Abstract: This talk will explore developments in the history, science, technology, and licensing of radio amateur communities from the early 1900s through to the present day, exploring how individuals and communities contributed to “citizen science” long before the term entered popular usage in the 1990s. I will also explore how these community-led developments can inspire the next generation’s interest in science, technology, engineering, and mathematics (STEM), citizen science, and amateur radio.
Dr Elizabeth Bruton is Curator of Technology and Engineering at the Science Museum, London, specializing in the history of communications. Prominent aspects of this role include curator of “Top Secret: From ciphers to cyber security”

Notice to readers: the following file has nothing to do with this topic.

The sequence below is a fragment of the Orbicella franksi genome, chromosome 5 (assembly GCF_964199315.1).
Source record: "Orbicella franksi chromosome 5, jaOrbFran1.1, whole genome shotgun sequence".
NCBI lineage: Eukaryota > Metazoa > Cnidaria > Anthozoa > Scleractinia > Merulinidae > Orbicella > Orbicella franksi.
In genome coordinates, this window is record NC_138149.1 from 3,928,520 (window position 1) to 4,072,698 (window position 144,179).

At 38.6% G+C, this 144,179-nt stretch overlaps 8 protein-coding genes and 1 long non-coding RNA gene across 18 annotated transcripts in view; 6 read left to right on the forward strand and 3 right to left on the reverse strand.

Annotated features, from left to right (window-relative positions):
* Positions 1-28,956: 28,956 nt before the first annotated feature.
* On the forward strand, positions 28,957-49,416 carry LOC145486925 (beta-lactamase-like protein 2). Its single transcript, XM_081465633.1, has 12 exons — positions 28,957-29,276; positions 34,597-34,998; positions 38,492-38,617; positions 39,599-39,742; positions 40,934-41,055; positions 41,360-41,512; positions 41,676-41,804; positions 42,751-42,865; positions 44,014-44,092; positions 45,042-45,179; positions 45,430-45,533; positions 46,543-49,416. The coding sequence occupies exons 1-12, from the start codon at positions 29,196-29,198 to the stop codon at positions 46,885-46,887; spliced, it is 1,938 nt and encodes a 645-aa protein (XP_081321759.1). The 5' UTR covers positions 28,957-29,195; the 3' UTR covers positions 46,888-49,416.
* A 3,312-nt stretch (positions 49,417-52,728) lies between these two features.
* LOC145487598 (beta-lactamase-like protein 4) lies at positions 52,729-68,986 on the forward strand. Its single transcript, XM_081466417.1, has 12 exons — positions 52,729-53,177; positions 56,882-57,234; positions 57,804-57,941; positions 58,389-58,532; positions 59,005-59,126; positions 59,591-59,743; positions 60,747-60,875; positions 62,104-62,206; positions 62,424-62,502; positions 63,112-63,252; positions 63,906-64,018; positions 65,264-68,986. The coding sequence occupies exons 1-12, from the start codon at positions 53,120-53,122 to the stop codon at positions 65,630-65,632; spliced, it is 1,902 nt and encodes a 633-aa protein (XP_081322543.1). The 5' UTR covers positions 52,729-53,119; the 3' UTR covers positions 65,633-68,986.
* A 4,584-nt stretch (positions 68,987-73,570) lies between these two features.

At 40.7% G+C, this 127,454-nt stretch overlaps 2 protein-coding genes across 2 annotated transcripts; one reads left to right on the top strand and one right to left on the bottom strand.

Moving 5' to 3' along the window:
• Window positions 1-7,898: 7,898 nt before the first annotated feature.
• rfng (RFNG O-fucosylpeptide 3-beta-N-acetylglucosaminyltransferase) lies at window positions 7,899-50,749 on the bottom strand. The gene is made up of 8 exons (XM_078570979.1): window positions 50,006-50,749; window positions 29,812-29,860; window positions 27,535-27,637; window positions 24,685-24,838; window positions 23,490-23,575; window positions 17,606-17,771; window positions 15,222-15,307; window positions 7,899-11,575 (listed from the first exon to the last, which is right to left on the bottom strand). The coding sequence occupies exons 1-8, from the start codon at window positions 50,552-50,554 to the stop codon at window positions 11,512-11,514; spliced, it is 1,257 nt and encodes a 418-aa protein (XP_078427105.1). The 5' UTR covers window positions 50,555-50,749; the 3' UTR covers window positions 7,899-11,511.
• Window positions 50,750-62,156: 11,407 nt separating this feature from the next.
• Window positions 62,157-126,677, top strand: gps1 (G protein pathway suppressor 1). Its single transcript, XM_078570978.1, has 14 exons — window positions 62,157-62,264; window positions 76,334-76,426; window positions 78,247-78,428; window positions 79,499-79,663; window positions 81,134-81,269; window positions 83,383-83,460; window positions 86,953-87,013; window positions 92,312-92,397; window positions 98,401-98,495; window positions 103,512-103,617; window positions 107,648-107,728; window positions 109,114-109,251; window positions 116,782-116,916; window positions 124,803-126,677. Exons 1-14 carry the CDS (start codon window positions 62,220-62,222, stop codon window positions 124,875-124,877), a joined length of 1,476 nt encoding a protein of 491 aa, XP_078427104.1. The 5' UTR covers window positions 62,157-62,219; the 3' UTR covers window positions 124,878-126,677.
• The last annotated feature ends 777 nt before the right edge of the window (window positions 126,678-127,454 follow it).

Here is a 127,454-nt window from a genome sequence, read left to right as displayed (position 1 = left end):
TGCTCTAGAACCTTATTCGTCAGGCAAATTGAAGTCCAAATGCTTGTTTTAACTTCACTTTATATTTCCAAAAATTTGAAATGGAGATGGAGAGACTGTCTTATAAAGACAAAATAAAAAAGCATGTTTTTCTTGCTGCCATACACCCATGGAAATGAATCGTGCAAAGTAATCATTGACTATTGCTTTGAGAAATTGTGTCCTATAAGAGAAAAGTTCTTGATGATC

exhibition, which explored over a century’s worth of communications intelligence through hand-written documents, declassified files and previously unseen artefacts from the Science Museum Group's and GCHQ’s historic collections, and serving as co-Investigator on the “Electrifying Women: Understanding the Long History of Women in Engineering”
, a nine-month Arts & Humanities Research Council (AHRC) project with Professor Graeme Gooday at the University of Leeds. Dr Bruton holds three degrees: a BAI in Computer Engineering from Trinity College, Dublin (2004); an MSc in history of science from the University of Oxford (2005) with a dissertation on “Marconi Wireless Telegraphy in the British Army during World War One”; and an AHRC-funded Collaborative Doctoral Award PhD with BT Archives and IET Archives at the University of Leeds on “Beyond Marconi: the roles of the Admiralty, the Post Office, and the Institution of Electrical Engineers in the invention and development of wireless communication up to 1908” (2013). Last and definitely not least, Dr Bruton has been non-licensed member of Oxford & District Amateur Radio Society since 2014 and their web manager since 2015.